What is the best thing about the Super Bowl for a baseball fan? As soon as the Lombardi trophy is presented, we begin to turn our attention to Pitchers and Catchers reporting to their designated Spring Training sites and the start of another season.
For those who travel to Florida or Arizona, the anticipation of leaving the cold weather behind to watch Spring Training games, interact with players and follow the next prospect sure to become a star fills our hearts and our heads.
What do we get this year instead? We get to sit idly by while the owners and players try to bridge a gap in negotiations that’s as wide as the one Evel Kneivel was staring at when he unsuccessfully tried to jump the Snake River Canyon; with the difference being we tuned in eagerly anticipating that stunt and rooted for him to make it. Right now, I’m not sure we really care.
Yes, we want baseball. Yes, we want this worked out. Yes, we wish it was business as usual. The sad truth is that the game has stomped on our hearts and souls so many times that we just don’t really feel the pain anymore. In fact, if anything, we are so used to MLB doing something that angers or hurts us that it has become the norm. I’m not so sure that’s a good thing.
How did we get here? The evidence is great, and the instances are documented by so many that spending time talking about them is just another useless venting and an opportunity for carpal tunnel syndrome. The bigger question is: how will they win us back this time?
1974: Evel Knievel sits in the steam powered rocket motorcycle that will hopefully take him across Snake River Canyon in Twin Falls, Idaho. (AP Photo, File)
For those who remember 1994, the post-strike sentiment was one of apathy. Attendance was significantly impacted in 1994 and 1995 – down 20 million – and rose by 10 million in 1996 and 1997. 1998 came and attendance figures rose back to 1993 levels fueled by an epic home run duel between Mark McGwire and Sammy Sosa. Baseball was back in the forefront of our daily discussions. National news platforms opened with Baseball. The game was back! Of course, we later came to find out that the heart of the steroid era was the catalyst to this home run mania – and the Lords of Baseball knew it – yet we tightly embraced the game’s return to significance.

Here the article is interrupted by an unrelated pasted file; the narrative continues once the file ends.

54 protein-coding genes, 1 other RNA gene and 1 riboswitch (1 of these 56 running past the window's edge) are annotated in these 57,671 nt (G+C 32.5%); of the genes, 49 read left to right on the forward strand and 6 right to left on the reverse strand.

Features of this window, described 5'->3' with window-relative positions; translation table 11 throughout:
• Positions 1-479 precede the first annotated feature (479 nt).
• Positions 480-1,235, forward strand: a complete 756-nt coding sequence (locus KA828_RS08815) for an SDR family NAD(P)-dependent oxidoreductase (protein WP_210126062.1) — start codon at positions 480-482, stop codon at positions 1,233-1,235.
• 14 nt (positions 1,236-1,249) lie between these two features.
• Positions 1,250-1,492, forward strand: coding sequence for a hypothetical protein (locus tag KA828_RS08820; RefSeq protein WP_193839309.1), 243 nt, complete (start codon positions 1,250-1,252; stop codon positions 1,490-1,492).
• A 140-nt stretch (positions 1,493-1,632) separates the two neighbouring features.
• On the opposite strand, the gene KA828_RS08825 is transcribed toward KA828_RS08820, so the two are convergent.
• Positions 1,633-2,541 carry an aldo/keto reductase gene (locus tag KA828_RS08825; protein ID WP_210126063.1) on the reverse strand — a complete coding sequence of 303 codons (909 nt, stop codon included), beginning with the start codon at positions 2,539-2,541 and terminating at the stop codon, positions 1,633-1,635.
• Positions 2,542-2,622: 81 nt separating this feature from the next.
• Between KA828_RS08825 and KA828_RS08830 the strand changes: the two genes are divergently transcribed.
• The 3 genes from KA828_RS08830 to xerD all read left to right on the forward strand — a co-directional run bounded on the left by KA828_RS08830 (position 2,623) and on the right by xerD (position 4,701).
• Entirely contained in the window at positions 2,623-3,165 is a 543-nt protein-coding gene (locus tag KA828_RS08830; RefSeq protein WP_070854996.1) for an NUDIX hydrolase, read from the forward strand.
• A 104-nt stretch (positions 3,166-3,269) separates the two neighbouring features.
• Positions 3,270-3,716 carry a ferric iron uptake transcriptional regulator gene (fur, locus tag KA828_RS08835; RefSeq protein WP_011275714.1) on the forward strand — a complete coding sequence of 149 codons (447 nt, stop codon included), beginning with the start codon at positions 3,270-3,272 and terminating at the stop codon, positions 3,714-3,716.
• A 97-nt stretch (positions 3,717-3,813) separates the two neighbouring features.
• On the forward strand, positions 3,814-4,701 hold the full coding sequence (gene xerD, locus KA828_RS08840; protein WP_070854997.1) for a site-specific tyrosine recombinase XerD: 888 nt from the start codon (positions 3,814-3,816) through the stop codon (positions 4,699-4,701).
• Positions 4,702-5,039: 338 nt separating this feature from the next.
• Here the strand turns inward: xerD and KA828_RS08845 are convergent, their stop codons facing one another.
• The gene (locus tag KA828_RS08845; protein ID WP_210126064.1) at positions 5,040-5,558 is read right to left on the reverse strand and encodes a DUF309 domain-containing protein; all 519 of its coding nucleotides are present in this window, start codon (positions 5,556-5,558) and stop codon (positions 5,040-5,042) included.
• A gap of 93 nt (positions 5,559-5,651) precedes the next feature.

I’m not suggesting it’s time to let the boys juice again when the season finally gets under way, though with no formal drug testing policy currently in place, the possibility exists for that to happen. I rack my brain to come up with some answers – knowing full well that regardless of if and when the Mudville Nine get to take the field again, I will be right back in my seat with a beer and hot dog. Many who read this will feel the same way. After all, this is a baseball site for baseball lovers. We realistically aren’t going anywhere.
For my think tank I enlisted the help of Joe Blow, Jr. Now, Junior is a 15-year-old kid who finds baseball boring as so many youngsters do. They live in a world of actions and instant gratification and often times, baseball has neither of those. He suggested to put strippers in center field and make the changes between innings like the game Red Rover; where the fielding team only gets to play with the number of players who cross their baseline. Pitchers and catchers are excluded. Now as insane as that sounds, is it any more ridiculous than a three batter minimum, a runner on second to start extra innings or outlawing the shift? All three of those genius moves were laughed at, yet two were actually put in place so maybe my boy isn’t as far off base as he seems.
The sandlots are empty as the sun sets on the game attracting a new generation of fans. (Photo: Chris Vitali)
The larger point taken is that he is of the age group baseball has lost. Kids don’t fill the sandlots like they used to, that horse has left the barn so I’m not going to focus on how to change it. These kids live in a pay to play world where making a travel team is more important than just simply playing Little League for the fun to be had and the trip to the snack stand after the game. The grass roots of the sport have been lost, preserving the fun of the game should have been its number one mission.
“If you’re not on a Travel Team by age 9 you never will be, so you might as well stop playing.” That’s how many of these kids are made to feel by their peers and by, in some cases, the organizations where they play as all the resources and attention is given to the travel teams. We’ve forgotten about the kids that want to play for the fun and ice cream. Those kids could be lifelong fans. They could be the future season ticket holder. Instead, the game means nothing to them… and they are lost forever.
Could this lockout drive away the casual fan? Sure, it could. Will baseball march on? Of course it will. Does MLB care? It appears not. That’s the sad truth about this whole thing and while they posture and keep us from enjoying the game we love, I think I’ll organize a game of Red Rover.